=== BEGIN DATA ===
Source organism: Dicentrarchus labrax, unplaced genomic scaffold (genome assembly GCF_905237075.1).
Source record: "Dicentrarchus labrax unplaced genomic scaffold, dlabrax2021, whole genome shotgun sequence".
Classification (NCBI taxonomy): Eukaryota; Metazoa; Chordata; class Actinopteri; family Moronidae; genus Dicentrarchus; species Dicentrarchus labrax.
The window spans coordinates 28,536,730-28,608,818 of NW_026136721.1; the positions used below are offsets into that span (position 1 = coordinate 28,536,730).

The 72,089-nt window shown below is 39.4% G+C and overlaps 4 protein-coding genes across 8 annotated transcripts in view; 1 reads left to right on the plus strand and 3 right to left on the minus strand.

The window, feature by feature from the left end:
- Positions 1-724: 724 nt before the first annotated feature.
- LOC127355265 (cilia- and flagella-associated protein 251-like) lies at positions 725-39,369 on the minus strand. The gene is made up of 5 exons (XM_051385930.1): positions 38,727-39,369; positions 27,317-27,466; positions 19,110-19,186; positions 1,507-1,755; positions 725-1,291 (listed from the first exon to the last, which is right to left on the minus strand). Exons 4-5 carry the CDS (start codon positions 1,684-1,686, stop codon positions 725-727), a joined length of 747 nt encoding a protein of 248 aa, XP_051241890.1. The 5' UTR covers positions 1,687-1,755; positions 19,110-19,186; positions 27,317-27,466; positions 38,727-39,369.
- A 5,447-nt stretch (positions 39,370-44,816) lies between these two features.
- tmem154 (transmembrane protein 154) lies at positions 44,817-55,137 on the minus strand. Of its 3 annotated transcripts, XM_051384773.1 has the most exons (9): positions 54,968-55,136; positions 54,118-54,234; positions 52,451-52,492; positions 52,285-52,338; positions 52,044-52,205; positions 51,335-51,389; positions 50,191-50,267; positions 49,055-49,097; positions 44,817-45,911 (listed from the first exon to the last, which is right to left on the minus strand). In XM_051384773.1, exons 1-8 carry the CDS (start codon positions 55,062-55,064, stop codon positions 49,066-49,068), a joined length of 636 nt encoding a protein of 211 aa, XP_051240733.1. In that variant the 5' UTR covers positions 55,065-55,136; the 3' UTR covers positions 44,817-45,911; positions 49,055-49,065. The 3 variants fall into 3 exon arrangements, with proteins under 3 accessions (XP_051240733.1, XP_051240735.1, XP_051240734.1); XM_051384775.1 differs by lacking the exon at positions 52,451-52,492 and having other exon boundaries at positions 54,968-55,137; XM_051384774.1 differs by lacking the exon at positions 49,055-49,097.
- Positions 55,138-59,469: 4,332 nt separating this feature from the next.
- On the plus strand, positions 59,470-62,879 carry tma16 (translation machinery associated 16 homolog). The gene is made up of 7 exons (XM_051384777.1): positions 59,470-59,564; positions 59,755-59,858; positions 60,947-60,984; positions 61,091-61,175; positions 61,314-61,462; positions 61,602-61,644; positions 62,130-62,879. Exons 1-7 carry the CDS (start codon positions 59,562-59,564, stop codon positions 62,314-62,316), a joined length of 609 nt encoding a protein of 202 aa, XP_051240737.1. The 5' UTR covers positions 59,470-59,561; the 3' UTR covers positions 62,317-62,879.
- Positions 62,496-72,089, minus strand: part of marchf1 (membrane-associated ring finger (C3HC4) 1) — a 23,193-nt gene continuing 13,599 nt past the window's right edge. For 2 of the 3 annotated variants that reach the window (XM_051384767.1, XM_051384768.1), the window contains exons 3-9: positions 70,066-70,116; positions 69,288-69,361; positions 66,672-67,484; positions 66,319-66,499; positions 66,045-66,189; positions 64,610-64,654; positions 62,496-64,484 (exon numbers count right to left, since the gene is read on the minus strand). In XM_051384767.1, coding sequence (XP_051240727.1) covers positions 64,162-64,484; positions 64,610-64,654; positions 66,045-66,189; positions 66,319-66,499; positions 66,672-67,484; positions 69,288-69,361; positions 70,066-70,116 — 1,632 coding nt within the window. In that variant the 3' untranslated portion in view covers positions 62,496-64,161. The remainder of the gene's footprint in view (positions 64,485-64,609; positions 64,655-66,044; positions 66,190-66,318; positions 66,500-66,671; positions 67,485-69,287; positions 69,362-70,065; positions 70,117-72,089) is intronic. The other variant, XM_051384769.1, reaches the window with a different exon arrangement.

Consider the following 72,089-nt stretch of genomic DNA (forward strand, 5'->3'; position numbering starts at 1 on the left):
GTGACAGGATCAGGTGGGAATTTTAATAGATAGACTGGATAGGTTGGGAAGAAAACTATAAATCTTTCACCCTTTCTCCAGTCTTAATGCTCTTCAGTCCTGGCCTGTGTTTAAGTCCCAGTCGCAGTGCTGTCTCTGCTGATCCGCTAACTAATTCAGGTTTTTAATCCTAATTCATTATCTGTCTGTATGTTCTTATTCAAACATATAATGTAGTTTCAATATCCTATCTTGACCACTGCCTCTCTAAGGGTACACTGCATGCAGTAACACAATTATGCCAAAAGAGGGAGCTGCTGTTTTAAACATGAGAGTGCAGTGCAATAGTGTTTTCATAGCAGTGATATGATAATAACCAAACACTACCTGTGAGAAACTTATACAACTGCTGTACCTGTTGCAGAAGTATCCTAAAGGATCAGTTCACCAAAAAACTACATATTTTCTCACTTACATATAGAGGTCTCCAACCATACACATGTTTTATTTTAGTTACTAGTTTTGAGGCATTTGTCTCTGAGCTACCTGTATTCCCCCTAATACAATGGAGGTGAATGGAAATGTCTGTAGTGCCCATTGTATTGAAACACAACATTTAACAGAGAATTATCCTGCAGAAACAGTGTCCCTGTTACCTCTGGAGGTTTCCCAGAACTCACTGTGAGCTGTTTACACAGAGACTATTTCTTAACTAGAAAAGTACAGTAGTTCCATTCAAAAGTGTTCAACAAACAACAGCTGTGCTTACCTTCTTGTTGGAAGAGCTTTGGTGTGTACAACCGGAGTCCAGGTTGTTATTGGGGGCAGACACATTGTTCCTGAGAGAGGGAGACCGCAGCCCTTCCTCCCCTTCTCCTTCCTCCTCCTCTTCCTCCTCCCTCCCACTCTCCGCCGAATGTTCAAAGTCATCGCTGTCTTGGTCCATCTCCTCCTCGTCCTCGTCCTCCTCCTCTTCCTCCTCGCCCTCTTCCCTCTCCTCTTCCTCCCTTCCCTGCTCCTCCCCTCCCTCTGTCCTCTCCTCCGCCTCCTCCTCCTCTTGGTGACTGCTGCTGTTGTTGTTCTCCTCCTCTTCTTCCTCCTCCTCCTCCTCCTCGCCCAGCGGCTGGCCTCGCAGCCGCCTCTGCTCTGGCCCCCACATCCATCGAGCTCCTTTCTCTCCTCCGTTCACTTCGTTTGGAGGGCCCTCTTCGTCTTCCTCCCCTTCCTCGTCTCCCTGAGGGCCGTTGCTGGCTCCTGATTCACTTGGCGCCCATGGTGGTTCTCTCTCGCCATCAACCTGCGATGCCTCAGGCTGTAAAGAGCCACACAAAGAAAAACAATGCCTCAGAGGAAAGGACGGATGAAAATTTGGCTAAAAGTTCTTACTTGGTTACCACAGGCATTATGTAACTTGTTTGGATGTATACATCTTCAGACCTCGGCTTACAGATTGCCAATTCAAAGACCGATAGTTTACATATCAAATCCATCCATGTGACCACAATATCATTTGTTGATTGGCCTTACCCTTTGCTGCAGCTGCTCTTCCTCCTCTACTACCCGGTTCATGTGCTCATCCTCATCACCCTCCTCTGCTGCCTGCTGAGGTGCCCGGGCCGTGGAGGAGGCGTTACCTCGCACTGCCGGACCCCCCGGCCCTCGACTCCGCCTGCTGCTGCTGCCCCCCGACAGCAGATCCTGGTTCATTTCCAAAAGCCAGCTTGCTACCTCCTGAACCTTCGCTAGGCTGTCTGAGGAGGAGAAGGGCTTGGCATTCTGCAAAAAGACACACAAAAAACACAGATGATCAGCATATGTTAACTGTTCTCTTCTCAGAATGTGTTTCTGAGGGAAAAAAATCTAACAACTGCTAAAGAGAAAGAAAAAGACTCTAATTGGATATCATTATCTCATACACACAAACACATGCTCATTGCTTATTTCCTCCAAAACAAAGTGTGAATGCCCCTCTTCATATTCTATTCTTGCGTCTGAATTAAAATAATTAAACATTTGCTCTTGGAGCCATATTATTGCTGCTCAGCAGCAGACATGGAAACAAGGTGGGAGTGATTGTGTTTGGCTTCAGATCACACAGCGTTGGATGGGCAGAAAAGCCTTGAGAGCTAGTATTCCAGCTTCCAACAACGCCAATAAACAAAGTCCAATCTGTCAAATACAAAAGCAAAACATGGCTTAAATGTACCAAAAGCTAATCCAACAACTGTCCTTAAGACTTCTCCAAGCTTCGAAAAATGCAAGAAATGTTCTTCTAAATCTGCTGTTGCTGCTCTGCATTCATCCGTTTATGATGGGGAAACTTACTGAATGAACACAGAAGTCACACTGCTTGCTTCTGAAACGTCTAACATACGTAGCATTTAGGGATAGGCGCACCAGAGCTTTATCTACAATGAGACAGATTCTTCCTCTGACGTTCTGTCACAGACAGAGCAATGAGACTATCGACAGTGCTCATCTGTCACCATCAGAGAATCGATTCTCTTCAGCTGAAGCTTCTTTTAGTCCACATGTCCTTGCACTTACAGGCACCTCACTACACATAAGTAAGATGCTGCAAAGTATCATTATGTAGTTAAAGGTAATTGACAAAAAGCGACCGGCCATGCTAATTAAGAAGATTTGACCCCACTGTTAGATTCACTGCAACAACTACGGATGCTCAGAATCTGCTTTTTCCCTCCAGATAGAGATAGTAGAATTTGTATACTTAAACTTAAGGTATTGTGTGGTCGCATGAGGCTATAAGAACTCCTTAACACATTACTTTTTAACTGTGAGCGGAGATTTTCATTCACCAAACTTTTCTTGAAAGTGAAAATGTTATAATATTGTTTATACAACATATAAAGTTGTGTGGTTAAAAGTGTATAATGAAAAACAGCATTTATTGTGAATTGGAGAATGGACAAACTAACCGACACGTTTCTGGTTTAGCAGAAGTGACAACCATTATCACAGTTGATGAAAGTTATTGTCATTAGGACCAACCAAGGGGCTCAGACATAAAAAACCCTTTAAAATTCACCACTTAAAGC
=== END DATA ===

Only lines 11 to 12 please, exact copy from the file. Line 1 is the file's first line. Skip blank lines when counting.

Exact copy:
- Positions 55,138-59,469: 4,332 nt separating this feature from the next.
- On the plus strand, positions 59,470-62,879 carry tma16 (translation machinery associated 16 homolog). The gene is made up of 7 exons (XM_051384777.1): positions 59,470-59,564; positions 59,755-59,858; positions 60,947-60,984; positions 61,091-61,175; positions 61,314-61,462; positions 61,602-61,644; positions 62,130-62,879. Exons 1-7 carry the CDS (start codon positions 59,562-59,564, stop codon positions 62,314-62,316), a joined length of 609 nt encoding a protein of 202 aa, XP_051240737.1. The 5' UTR covers positions 59,470-59,561; the 3' UTR covers positions 62,317-62,879.